The Republicans Have Already Won

A.K Gupta Feb 4, 2008

In another life, Rudy Giuliani’s only brush with public notoriety would have been in an orange-jumpsuited, shackled perp walk for setting fire to a dog. An unstable bundle of petty vindictiveness and sadism, complemented by vampirish hairdo and grin, he instead brushed the heights of power. But that’s now all unraveled with his failed presidential bid.

Rudy was supposed to be the Republicans’ king in waiting. Once he entered the contest, so went conventional wisdom, he would glide to the nomination, combining a tough-on-terror pose with 9/11 celebrity and crossover voter appeal.

It was not to be. Giuliani’s packaging could not hide his foibles: estranged children, Bernard Kerik, having the city pay for mistress protection and then trying to cover the accounting trail.

His troubles are symptomatic of the GOP’s existential crisis. Despite a large field of presidential contenders, no one has united the base. The Republicans’ problem is they embody an exhausted ideology that they are unable to repudiate.

Reagan and Bush both united the right under a big tent that sheltered crazies of all sorts, those who believed government is always bad or our fair nation, is being overrun by mud people or reverence for life does not extend beyond the womb or greed is good.

Now, however, the Republicans have split into deranged factions that remain powerful. Each candidate has to preach orthodoxy to appeal to a right-wing group, but they have little hope of winning over the broader electorate because the public has tired of the fanaticism.

Huckabee wooed evangelicals with his talk of the Constitution reflecting “God’s standards.” Ron Paul is the libertarians’ darling because he wants to abolish the IRS. Tancredo’s bloviations about immigration threatening our culture appealed to nativists. Guiliani’s “Islamo-fascism” rhetoric has won the hearts of the Muslim haters. And Romney’s business background secured the support of free-market zealots.

The one Republican bucking the trend, John McCain, is the one despised by conservatives because he strays from party orthodoxy on immigration, campaign finance reform and global warming. But McCain is no moderate, as much as he cultivates the image. Whoever emerges victorious from the Republican scrum will be weighed down in the general election by Bush because they all support the same failed policies.
For 30 years, many Americans have drank the conservative Kool-Aid: that cutting taxes on the super wealthy would trickle down to improved middle class life; that endless war would bring peace; that the private sector would solve every crisis from healthcare to climate change; that finger-pointing piety was preferable to welfare for easing the burdens of poverty.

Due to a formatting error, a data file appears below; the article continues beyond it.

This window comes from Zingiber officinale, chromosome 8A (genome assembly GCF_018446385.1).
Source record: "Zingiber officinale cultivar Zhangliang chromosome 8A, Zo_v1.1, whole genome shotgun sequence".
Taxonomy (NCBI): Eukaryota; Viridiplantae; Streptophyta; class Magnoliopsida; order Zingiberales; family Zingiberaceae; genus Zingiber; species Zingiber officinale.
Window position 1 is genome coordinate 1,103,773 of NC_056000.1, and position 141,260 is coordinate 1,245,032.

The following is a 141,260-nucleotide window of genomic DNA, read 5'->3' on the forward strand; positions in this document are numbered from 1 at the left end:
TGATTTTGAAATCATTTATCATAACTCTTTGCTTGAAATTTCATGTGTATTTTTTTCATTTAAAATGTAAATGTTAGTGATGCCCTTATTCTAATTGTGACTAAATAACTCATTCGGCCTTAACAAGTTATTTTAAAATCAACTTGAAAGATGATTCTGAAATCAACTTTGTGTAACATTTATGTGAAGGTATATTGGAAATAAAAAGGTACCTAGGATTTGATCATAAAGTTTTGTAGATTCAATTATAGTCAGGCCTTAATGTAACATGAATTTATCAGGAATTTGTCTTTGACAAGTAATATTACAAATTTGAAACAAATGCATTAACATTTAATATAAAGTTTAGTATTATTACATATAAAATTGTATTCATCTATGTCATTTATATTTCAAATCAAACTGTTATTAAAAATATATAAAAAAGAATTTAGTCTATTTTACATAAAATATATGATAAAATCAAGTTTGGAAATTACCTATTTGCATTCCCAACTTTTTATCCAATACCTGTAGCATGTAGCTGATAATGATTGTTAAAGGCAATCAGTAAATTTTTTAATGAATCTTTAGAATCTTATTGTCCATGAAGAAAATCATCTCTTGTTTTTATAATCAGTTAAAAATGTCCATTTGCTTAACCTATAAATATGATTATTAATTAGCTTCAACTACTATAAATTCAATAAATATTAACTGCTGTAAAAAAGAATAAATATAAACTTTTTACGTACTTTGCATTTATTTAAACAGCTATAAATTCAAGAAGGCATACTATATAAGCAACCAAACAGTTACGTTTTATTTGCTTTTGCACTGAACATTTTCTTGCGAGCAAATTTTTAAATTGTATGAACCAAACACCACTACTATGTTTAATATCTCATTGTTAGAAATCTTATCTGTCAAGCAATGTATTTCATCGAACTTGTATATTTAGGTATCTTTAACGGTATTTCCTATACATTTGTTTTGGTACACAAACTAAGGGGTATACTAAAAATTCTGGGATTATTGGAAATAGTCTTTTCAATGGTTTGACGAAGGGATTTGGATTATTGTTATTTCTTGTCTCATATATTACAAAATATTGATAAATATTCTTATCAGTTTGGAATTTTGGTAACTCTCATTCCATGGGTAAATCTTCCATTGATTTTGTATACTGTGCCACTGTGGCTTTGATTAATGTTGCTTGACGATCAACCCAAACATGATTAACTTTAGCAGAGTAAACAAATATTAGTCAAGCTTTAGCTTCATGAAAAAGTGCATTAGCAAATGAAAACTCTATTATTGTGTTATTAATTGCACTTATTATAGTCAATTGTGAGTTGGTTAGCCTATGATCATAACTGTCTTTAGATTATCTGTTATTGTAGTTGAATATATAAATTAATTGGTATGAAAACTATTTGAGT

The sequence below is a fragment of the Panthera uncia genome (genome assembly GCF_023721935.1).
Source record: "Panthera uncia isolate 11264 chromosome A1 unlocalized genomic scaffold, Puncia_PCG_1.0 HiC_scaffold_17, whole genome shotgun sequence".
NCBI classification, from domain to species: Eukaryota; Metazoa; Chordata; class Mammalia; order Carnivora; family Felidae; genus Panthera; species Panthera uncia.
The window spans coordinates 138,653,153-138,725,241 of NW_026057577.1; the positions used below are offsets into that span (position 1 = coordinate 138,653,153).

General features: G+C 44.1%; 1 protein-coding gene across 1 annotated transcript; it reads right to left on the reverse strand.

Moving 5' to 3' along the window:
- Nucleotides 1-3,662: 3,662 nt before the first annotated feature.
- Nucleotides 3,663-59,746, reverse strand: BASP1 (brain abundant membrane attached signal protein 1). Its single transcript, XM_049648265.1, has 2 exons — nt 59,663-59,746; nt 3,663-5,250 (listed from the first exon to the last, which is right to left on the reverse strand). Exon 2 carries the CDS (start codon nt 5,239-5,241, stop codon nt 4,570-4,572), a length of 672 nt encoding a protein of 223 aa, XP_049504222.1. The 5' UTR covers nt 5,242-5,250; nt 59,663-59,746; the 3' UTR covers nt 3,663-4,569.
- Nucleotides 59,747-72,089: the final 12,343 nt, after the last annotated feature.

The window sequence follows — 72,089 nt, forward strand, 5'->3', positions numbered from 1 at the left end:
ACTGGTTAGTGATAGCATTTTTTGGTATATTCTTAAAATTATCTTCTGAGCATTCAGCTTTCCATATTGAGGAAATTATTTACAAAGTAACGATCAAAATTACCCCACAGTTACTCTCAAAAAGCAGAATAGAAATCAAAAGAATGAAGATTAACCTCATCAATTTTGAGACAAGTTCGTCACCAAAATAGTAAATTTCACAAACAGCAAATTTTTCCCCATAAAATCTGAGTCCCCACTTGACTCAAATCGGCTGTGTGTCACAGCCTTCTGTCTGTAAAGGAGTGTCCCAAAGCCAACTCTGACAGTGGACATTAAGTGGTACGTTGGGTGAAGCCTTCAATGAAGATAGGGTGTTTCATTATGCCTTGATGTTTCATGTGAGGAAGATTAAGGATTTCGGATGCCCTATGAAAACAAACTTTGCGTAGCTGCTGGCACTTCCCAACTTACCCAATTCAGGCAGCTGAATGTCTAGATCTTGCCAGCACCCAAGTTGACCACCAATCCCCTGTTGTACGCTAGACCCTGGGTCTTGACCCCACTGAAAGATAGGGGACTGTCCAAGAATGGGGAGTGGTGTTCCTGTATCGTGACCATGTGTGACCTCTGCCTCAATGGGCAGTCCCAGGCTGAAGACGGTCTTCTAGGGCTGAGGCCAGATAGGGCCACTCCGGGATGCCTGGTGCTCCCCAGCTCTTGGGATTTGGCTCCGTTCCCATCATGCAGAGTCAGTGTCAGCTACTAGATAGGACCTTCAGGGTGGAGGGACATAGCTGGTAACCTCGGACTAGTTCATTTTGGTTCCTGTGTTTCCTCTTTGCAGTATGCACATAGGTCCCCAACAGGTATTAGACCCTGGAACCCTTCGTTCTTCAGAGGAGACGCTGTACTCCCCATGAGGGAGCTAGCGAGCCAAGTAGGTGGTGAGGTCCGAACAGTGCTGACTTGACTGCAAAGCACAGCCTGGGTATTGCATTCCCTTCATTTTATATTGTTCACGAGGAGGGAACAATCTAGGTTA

This led to the eight-year-long disaster called Bush. The next president will face grinding wars abroad an economic decline at home. Most Americans have wisened up to the insanity: that more of the same is not going to produce different results. The Republicans have not, and as such, don’t have a reason to be any more. Few are moved by a platform of more prayer, more war and more wealth to the super-rich. The ultimate reason the Republicans are exhausted is because they won the historical battle a long time ago. The Reagan Revolution ushered in neoliberalism, the economic doctrine that all relations must be subject to market forces, which came to fruition under Clinton. He gave us the North American Free Trade Agreement, the end of welfare, deregulation of industry, finance and media, downsizing of government, faith-based social services, and the privatization of prisons, education and warfare.

Bush just added to this. Sure his administration gave neoliberalism a personal touch with corrupt crony capitalism from the Gulf of Mexico to the Persian Gulf, but Enron was a Clinton-era byproduct. Bush may have made real the high-tech police state, but the Democrats embrace it eagerly. Desperate for change, the public appears willing to back Democrats in Republican clothing. Clinton and Obama look to the market to solve healthcare by mandates and global warming by carbon trading, plus they reject withdrawal from Iraq and issue threats against Iran. They may tinker at the edges and tone down the holy war rhetoric against Muslims, immigrants and gays, but war, economic instability and global ecocide will continue. If there is a real difference, it’s that they’re not as deranged as the Republicans. And that’s what this election comes down to.

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